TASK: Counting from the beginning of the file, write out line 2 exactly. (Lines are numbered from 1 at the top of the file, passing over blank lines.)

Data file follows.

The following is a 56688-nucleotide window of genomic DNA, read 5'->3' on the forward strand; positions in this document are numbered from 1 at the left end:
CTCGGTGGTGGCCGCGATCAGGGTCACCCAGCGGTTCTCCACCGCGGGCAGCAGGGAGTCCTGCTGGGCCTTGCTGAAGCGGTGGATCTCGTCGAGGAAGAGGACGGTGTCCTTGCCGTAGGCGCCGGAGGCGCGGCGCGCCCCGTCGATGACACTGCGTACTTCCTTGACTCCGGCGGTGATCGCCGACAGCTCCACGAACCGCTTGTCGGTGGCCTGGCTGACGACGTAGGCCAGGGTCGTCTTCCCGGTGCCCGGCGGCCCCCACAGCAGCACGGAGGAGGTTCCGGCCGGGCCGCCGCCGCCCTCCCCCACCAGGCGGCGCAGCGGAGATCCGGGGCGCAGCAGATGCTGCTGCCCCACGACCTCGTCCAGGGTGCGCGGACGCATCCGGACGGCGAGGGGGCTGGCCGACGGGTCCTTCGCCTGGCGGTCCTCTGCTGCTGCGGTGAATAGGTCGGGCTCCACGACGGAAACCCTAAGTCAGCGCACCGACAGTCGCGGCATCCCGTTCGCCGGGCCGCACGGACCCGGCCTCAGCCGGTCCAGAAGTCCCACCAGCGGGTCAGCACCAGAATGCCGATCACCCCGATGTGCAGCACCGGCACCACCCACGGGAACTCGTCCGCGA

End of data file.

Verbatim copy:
CTCGGTGGTGGCCGCGATCAGGGTCACCCAGCGGTTCTCCACCGCGGGCAGCAGGGAGTCCTGCTGGGCCTTGCTGAAGCGGTGGATCTCGTCGAGGAAGAGGACGGTGTCCTTGCCGTAGGCGCCGGAGGCGCGGCGCGCCCCGTCGATGACACTGCGTACTTCCTTGACTCCGGCGGTGATCGCCGACAGCTCCACGAACCGCTTGTCGGTGGCCTGGCTGACGACGTAGGCCAGGGTCGTCTTCCCGGTGCCCGGCGGCCCCCACAGCAGCACGGAGGAGGTTCCGGCCGGGCCGCCGCCGCCCTCCCCCACCAGGCGGCGCAGCGGAGATCCGGGGCGCAGCAGATGCTGCTGCCCCACGACCTCGTCCAGGGTGCGCGGACGCATCCGGACGGCGAGGGGGCTGGCCGACGGGTCCTTCGCCTGGCGGTCCTCTGCTGCTGCGGTGAATAGGTCGGGCTCCACGACGGAAACCCTAAGTCAGCGCACCGACAGTCGCGGCATCCCGTTCGCCGGGCCGCACGGACCCGGCCTCAGCCGGTCCAGAAGTCCCACCAGCGGGTCAGCACCAGAATGCCGATCACCCCGATGTGCAGCACCGGCACCACCCACGGGAACTCGTCCGCGA